John Dies At The End by David “Dave” Wong (pseudonym for Cracked.com editor Jason Pargin) is a novel that one would expect to be the output of an author hallucinating on acid, yet still have enough coherence to write jokes. The story is a written as a first-person narrative set in Undisclosed, Midwest America from the perspective of Dave who is recounting incidents he has lived through to a skeptical journalist. He, along with his friend John, meet a Jamaican drug dealer Robert Marley (but of course) who gets them get them on a drug that goes by the name Soy Sauce which makes them hallucinate and gives them super-enhanced sensory perceptions – the ability to see ghosts, among other things.
The book is steeped in demonology and mythology, with a narrative arc loosely centred around an evil malevolent deity known as Korrok who is trying to open a portal from his dimension into our world. But wait! Before I loose you to thinking that this book is some kind of Lord of the Rings-style fantasy (and/or that I play Dungeons & Dragons in my basement) let me stop you right there: this book’s genre is best described as satirical horror. The tone of the story throughout is the kind of playfully satirical humour made so popular by Douglas Adams (think Dirk Gently rather than Hitchhiker‘s). Think Ghostbusters meets Sherlock Holmes meets The Sixth Sense meets Monty Python.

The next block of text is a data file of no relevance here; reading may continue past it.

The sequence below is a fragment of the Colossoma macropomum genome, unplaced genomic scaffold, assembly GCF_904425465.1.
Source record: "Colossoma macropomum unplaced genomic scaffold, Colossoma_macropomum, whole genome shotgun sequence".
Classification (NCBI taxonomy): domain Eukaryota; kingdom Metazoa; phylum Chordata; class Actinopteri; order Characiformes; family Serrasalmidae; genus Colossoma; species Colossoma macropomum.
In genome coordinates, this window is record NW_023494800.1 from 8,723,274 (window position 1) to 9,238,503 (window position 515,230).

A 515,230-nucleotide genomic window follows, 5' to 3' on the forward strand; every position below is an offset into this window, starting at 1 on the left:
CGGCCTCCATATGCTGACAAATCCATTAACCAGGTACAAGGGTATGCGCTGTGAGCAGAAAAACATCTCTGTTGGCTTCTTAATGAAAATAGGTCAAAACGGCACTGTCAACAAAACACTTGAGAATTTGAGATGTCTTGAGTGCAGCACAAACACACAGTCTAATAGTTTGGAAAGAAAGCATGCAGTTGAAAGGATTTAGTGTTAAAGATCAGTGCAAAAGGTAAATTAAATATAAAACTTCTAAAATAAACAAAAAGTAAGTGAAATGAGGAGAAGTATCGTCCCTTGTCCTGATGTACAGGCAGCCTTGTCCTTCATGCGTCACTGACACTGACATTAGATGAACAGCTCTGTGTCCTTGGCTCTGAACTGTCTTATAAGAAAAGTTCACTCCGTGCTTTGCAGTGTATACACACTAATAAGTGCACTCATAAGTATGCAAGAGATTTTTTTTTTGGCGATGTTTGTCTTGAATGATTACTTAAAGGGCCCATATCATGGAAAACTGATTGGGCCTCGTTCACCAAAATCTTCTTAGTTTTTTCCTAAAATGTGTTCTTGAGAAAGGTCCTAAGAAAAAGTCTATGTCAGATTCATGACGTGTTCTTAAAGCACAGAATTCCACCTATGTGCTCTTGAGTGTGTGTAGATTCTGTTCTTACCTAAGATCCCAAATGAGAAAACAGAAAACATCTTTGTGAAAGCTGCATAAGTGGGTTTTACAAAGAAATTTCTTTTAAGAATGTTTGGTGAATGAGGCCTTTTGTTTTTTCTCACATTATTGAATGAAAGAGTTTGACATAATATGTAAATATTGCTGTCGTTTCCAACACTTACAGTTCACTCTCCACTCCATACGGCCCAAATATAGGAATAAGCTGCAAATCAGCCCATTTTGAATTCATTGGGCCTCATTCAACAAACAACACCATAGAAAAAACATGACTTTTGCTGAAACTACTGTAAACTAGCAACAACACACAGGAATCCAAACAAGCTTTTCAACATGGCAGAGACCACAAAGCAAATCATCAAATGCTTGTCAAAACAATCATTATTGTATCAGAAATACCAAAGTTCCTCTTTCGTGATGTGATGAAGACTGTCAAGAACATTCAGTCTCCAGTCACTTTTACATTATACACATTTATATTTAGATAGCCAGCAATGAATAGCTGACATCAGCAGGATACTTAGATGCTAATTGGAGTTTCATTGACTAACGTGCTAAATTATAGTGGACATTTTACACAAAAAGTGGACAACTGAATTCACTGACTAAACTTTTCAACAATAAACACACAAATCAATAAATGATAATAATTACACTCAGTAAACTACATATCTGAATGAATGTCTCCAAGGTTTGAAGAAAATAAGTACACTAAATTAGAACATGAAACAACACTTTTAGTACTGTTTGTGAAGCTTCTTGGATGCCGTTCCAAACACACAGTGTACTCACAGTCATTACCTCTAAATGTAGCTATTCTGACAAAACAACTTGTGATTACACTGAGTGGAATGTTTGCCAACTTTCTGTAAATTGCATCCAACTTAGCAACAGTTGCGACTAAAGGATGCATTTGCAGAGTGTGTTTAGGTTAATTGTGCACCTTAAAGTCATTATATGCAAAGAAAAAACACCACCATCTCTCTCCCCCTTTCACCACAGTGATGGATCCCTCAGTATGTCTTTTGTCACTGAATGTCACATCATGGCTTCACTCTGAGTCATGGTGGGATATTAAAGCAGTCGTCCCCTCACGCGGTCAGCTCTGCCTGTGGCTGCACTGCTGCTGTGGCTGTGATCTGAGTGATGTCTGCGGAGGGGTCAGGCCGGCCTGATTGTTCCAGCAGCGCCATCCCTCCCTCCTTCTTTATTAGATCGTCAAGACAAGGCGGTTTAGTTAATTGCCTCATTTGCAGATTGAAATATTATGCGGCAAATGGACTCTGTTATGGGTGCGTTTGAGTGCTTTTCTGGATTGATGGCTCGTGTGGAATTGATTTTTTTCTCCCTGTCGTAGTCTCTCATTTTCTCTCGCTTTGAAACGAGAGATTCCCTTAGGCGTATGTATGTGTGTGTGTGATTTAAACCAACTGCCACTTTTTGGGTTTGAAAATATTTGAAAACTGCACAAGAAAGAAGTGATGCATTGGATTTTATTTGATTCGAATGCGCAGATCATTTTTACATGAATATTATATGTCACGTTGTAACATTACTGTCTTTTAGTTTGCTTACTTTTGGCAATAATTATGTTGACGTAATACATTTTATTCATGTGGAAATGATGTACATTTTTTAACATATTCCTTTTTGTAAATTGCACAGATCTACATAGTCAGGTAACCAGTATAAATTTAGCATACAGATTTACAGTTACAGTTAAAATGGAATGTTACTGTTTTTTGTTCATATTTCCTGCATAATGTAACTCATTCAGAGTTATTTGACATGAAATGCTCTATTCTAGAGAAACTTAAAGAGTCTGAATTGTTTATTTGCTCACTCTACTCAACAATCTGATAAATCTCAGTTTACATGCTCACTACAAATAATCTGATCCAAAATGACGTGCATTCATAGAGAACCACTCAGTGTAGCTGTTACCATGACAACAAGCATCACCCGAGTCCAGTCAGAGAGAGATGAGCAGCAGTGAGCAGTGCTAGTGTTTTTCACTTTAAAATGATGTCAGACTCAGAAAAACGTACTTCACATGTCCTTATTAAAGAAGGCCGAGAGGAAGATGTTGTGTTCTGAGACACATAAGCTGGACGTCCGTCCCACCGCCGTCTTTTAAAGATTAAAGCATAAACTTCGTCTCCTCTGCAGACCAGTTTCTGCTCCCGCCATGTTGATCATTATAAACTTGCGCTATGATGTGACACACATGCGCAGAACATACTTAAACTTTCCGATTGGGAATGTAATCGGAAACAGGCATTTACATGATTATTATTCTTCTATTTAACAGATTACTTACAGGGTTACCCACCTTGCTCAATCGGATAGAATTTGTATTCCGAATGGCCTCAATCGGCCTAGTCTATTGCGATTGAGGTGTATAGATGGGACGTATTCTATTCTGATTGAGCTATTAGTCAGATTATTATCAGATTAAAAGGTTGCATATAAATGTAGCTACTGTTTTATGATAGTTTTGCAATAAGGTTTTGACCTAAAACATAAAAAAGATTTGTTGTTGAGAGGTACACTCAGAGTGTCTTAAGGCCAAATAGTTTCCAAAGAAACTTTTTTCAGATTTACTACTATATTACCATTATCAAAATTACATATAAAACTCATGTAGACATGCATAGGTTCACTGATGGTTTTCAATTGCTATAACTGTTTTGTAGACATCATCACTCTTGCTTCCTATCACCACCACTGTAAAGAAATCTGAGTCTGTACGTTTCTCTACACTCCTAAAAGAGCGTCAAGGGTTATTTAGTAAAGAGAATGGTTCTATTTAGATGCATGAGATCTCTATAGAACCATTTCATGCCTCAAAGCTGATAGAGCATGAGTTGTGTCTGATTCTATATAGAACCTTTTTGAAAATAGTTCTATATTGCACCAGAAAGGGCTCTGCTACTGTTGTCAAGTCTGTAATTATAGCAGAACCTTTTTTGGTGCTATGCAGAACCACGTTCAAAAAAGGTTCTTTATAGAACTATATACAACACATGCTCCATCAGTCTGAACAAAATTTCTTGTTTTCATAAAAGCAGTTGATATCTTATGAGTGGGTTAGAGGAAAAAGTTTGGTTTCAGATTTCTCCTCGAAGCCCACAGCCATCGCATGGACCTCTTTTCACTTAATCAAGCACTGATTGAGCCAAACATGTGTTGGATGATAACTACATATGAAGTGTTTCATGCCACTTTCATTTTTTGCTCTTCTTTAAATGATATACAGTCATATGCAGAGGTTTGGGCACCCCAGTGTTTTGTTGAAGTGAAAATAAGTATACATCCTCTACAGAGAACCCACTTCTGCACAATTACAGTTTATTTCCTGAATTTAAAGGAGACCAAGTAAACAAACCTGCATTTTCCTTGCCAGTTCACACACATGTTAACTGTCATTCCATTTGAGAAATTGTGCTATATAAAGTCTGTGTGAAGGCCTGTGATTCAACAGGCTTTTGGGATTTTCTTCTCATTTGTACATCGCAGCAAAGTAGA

David Wong doesn’t shy away from gore either with very graphic descriptions, making the horror elements work. What I liked particularly about the style of writing is that he also describes sounds, textures, and smells (without getting too distracted by them that it gets in the way of the story) that make the narrative come alive. The characters are colourful too: “shadow people”, a seemingly immortal dog, the aforementioned “Robert” Marley, Detective “Morgan Freeman” Appleton, frequent appearances by Fred Durst of Limp Bizkit…among many others.
There aren’t many books in which you will get to read anything along the lines of ‘The phrase “sodomized by a bratwurst poltergeist” suddenly flew through my mind’ and find yourself alternating between terror and laughter. John Dies At The End is perhaps the most insane book I have read, and I mean that in a good way.